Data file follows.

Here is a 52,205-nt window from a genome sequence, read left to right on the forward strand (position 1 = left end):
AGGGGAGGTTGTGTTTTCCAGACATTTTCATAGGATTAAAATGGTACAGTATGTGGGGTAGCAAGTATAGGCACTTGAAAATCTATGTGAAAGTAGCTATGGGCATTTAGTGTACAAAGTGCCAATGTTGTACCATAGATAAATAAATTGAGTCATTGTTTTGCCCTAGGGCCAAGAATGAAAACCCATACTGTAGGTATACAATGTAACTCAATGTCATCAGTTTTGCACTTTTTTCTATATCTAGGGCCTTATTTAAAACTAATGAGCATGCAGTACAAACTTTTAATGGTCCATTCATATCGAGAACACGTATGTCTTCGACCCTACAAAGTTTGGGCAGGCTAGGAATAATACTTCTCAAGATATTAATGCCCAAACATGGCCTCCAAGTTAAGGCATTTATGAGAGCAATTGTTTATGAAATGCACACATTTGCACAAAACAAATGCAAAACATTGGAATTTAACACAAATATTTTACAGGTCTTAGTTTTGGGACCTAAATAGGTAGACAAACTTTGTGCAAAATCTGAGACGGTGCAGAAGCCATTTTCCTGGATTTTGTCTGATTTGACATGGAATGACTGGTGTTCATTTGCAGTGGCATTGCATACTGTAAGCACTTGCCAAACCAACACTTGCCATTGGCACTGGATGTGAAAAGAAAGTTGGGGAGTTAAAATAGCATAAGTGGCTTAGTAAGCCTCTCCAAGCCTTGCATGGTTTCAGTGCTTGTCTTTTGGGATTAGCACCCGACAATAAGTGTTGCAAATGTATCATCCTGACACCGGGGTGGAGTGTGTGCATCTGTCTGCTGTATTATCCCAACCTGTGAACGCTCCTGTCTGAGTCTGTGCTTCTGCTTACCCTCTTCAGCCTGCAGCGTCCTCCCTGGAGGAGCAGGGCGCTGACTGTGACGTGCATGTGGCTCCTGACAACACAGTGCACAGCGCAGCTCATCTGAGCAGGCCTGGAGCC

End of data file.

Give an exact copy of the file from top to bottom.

Here is a 52,205-nt window from a genome sequence, read left to right on the forward strand (position 1 = left end):
AGGGGAGGTTGTGTTTTCCAGACATTTTCATAGGATTAAAATGGTACAGTATGTGGGGTAGCAAGTATAGGCACTTGAAAATCTATGTGAAAGTAGCTATGGGCATTTAGTGTACAAAGTGCCAATGTTGTACCATAGATAAATAAATTGAGTCATTGTTTTGCCCTAGGGCCAAGAATGAAAACCCATACTGTAGGTATACAATGTAACTCAATGTCATCAGTTTTGCACTTTTTTCTATATCTAGGGCCTTATTTAAAACTAATGAGCATGCAGTACAAACTTTTAATGGTCCATTCATATCGAGAACACGTATGTCTTCGACCCTACAAAGTTTGGGCAGGCTAGGAATAATACTTCTCAAGATATTAATGCCCAAACATGGCCTCCAAGTTAAGGCATTTATGAGAGCAATTGTTTATGAAATGCACACATTTGCACAAAACAAATGCAAAACATTGGAATTTAACACAAATATTTTACAGGTCTTAGTTTTGGGACCTAAATAGGTAGACAAACTTTGTGCAAAATCTGAGACGGTGCAGAAGCCATTTTCCTGGATTTTGTCTGATTTGACATGGAATGACTGGTGTTCATTTGCAGTGGCATTGCATACTGTAAGCACTTGCCAAACCAACACTTGCCATTGGCACTGGATGTGAAAAGAAAGTTGGGGAGTTAAAATAGCATAAGTGGCTTAGTAAGCCTCTCCAAGCCTTGCATGGTTTCAGTGCTTGTCTTTTGGGATTAGCACCCGACAATAAGTGTTGCAAATGTATCATCCTGACACCGGGGTGGAGTGTGTGCATCTGTCTGCTGTATTATCCCAACCTGTGAACGCTCCTGTCTGAGTCTGTGCTTCTGCTTACCCTCTTCAGCCTGCAGCGTCCTCCCTGGAGGAGCAGGGCGCTGACTGTGACGTGCATGTGGCTCCTGACAACACAGTGCACAGCGCAGCTCATCTGAGCAGGCCTGGAGCC